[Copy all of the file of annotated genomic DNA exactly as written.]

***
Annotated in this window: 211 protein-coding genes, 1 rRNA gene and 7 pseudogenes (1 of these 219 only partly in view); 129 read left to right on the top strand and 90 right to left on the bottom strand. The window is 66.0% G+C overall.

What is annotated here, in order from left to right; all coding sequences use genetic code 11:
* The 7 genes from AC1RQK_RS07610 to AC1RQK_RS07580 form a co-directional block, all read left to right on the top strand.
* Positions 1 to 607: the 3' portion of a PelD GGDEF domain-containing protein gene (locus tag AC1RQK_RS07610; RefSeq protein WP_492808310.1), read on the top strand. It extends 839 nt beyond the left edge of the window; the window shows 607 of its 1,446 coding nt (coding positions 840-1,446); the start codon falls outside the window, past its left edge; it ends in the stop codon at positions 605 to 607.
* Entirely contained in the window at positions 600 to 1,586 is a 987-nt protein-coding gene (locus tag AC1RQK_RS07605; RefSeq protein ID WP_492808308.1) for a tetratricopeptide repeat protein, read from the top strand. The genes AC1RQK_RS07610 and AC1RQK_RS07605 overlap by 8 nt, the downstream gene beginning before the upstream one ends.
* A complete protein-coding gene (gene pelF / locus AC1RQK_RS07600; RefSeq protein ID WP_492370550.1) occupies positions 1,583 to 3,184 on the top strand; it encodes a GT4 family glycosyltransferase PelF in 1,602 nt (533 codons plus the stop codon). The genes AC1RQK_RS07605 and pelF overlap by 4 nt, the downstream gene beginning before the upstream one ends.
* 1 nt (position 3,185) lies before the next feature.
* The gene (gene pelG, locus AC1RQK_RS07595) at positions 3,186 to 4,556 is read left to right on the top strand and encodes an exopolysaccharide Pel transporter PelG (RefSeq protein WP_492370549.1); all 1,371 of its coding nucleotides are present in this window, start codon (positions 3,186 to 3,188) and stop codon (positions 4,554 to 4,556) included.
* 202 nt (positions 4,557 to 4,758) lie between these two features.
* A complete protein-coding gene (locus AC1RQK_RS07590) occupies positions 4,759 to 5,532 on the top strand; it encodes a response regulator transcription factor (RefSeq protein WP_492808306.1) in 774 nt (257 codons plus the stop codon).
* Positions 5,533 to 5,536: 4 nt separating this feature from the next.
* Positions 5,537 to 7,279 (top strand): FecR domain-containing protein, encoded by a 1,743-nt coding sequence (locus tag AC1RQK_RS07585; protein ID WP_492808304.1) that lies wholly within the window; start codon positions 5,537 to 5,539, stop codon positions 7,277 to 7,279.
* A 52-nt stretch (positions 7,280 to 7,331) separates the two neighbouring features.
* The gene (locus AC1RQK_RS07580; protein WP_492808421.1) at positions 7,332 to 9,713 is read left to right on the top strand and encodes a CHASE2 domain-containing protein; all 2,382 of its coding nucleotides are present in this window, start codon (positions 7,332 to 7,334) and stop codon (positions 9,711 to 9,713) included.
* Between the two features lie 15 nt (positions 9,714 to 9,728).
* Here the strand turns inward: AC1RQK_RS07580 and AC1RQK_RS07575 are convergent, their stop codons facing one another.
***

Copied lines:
Annotated in this window: 211 protein-coding genes, 1 rRNA gene and 7 pseudogenes (1 of these 219 only partly in view); 129 read left to right on the top strand and 90 right to left on the bottom strand. The window is 66.0% G+C overall.

What is annotated here, in order from left to right; all coding sequences use genetic code 11:
* The 7 genes from AC1RQK_RS07610 to AC1RQK_RS07580 form a co-directional block, all read left to right on the top strand.
* Positions 1 to 607: the 3' portion of a PelD GGDEF domain-containing protein gene (locus tag AC1RQK_RS07610; RefSeq protein WP_492808310.1), read on the top strand. It extends 839 nt beyond the left edge of the window; the window shows 607 of its 1,446 coding nt (coding positions 840-1,446); the start codon falls outside the window, past its left edge; it ends in the stop codon at positions 605 to 607.
* Entirely contained in the window at positions 600 to 1,586 is a 987-nt protein-coding gene (locus tag AC1RQK_RS07605; RefSeq protein ID WP_492808308.1) for a tetratricopeptide repeat protein, read from the top strand. The genes AC1RQK_RS07610 and AC1RQK_RS07605 overlap by 8 nt, the downstream gene beginning before the upstream one ends.
* A complete protein-coding gene (gene pelF / locus AC1RQK_RS07600; RefSeq protein ID WP_492370550.1) occupies positions 1,583 to 3,184 on the top strand; it encodes a GT4 family glycosyltransferase PelF in 1,602 nt (533 codons plus the stop codon). The genes AC1RQK_RS07605 and pelF overlap by 4 nt, the downstream gene beginning before the upstream one ends.
* 1 nt (position 3,185) lies before the next feature.
* The gene (gene pelG, locus AC1RQK_RS07595) at positions 3,186 to 4,556 is read left to right on the top strand and encodes an exopolysaccharide Pel transporter PelG (RefSeq protein WP_492370549.1); all 1,371 of its coding nucleotides are present in this window, start codon (positions 3,186 to 3,188) and stop codon (positions 4,554 to 4,556) included.
* 202 nt (positions 4,557 to 4,758) lie between these two features.
* A complete protein-coding gene (locus AC1RQK_RS07590) occupies positions 4,759 to 5,532 on the top strand; it encodes a response regulator transcription factor (RefSeq protein WP_492808306.1) in 774 nt (257 codons plus the stop codon).
* Positions 5,533 to 5,536: 4 nt separating this feature from the next.
* Positions 5,537 to 7,279 (top strand): FecR domain-containing protein, encoded by a 1,743-nt coding sequence (locus tag AC1RQK_RS07585; protein ID WP_492808304.1) that lies wholly within the window; start codon positions 5,537 to 5,539, stop codon positions 7,277 to 7,279.
* A 52-nt stretch (positions 7,280 to 7,331) separates the two neighbouring features.
* The gene (locus AC1RQK_RS07580; protein WP_492808421.1) at positions 7,332 to 9,713 is read left to right on the top strand and encodes a CHASE2 domain-containing protein; all 2,382 of its coding nucleotides are present in this window, start codon (positions 7,332 to 7,334) and stop codon (positions 9,711 to 9,713) included.
* Between the two features lie 15 nt (positions 9,714 to 9,728).
* Here the strand turns inward: AC1RQK_RS07580 and AC1RQK_RS07575 are convergent, their stop codons facing one another.